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Veterans Law

VA Benefits for Children of Veterans

Alyse Phillips

November 20, 2020

Updated: February 16, 2024

va benefits for children of veterans. image shows child swinging on swing

According to VA, veterans’ dependent children may qualify for certain benefits such as health care, life insurance, or money to help pay for education and/or vocational training.  Moreover, if you are the surviving child of a deceased veteran, you may qualify for additional benefits, including help with burial costs and survivor compensation.  The types of benefits for children of veterans are included below.

Dependent Children: How to Qualify

In order to qualify for VA benefits as a dependent or surviving child, you must meet the following requirements:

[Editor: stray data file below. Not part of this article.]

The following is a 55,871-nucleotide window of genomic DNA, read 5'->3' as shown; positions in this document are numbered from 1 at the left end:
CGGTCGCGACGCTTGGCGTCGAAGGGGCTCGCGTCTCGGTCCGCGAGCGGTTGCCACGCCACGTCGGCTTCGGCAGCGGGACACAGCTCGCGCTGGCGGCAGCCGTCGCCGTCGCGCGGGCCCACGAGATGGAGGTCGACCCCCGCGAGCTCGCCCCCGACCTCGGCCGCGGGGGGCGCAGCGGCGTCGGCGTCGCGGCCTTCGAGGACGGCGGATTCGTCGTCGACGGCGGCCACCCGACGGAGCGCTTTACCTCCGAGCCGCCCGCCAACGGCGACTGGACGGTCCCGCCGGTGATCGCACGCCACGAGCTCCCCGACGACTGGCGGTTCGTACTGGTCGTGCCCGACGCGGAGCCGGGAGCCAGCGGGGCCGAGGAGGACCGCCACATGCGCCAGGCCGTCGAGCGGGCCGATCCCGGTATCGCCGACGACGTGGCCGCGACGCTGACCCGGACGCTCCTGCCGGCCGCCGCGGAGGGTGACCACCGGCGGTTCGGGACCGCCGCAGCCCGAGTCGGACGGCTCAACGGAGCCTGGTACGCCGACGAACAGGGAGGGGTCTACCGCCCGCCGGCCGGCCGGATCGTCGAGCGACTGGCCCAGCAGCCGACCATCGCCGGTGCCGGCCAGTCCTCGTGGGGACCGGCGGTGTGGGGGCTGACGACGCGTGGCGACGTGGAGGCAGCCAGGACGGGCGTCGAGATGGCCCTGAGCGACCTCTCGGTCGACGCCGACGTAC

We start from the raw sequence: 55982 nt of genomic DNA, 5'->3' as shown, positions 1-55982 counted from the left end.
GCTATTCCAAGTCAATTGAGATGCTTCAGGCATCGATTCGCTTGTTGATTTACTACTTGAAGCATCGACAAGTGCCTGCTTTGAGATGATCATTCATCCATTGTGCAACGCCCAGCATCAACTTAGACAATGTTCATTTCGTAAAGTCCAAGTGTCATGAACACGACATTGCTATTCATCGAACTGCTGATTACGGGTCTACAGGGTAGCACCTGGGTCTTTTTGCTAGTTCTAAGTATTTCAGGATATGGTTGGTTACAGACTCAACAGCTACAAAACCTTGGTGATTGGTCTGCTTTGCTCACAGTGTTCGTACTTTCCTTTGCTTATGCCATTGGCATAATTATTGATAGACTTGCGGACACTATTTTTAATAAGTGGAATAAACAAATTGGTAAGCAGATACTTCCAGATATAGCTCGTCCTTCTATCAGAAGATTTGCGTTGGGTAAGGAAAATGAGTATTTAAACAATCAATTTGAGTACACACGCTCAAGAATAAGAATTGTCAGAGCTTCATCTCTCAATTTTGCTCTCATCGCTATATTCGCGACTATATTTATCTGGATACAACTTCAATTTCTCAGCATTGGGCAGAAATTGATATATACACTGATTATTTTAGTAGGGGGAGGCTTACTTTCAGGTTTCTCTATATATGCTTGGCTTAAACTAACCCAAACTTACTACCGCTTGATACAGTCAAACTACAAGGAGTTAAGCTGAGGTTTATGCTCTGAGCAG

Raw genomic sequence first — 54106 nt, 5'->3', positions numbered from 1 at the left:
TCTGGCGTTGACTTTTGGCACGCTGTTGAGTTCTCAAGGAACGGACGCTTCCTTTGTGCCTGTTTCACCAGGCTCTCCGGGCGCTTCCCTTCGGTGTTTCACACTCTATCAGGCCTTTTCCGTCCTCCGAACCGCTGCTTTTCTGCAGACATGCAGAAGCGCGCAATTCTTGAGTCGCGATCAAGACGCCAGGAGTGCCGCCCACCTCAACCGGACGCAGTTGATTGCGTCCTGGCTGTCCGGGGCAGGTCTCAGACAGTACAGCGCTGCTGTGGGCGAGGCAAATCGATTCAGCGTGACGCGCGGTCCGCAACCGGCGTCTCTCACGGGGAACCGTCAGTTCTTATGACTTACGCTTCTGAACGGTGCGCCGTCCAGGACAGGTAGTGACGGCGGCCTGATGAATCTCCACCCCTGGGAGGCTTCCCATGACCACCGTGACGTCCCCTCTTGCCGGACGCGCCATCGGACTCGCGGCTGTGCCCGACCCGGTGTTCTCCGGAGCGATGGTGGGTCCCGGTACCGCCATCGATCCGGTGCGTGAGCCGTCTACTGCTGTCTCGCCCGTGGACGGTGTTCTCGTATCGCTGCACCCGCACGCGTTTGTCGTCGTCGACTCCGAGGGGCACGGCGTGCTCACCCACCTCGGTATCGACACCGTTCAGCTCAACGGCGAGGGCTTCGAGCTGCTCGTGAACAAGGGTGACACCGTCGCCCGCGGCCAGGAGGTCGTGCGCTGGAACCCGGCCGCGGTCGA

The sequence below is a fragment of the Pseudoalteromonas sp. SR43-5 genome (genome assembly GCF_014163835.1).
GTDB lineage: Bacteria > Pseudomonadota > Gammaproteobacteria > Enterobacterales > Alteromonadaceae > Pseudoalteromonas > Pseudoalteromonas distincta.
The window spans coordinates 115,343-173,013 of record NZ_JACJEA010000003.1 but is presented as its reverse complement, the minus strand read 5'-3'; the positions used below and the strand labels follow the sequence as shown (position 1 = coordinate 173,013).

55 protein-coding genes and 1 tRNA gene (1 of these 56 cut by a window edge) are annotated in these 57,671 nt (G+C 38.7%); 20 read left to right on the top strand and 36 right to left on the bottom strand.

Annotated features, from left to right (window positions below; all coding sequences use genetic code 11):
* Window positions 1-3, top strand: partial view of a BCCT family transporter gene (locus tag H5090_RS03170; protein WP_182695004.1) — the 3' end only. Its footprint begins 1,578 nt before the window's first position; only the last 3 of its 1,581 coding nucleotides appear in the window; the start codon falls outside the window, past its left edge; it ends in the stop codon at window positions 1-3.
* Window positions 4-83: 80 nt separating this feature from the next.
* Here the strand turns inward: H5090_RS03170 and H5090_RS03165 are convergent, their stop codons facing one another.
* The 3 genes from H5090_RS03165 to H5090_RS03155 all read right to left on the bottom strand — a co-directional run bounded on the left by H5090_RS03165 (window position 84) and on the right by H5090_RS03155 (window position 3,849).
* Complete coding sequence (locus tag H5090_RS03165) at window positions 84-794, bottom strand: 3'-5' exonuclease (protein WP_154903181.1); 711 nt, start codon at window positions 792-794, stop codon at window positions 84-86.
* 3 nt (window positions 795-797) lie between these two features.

• The child must be (1) a biological child; (2) an adopted child; or (3) a stepchild of the veteran.
  • The child must be (1) under 18 years old; (2) between 18 and 23 years old and still in school full-time; or (3) a helpless child (i.e., permanently incapable of self-support due to a physical or intellectual disability established prior to the age of 18).

When applying for VA benefits, children of veterans (or the veterans themselves if still alive) are usually only required to provide a written statement with their age, date of birth, and social security number.  However, it is possible that VA will require additional proof, such as a copy of the child’s birth certificate, a signed statement from a physician, or some other form of documentation establishing the parent-child relation.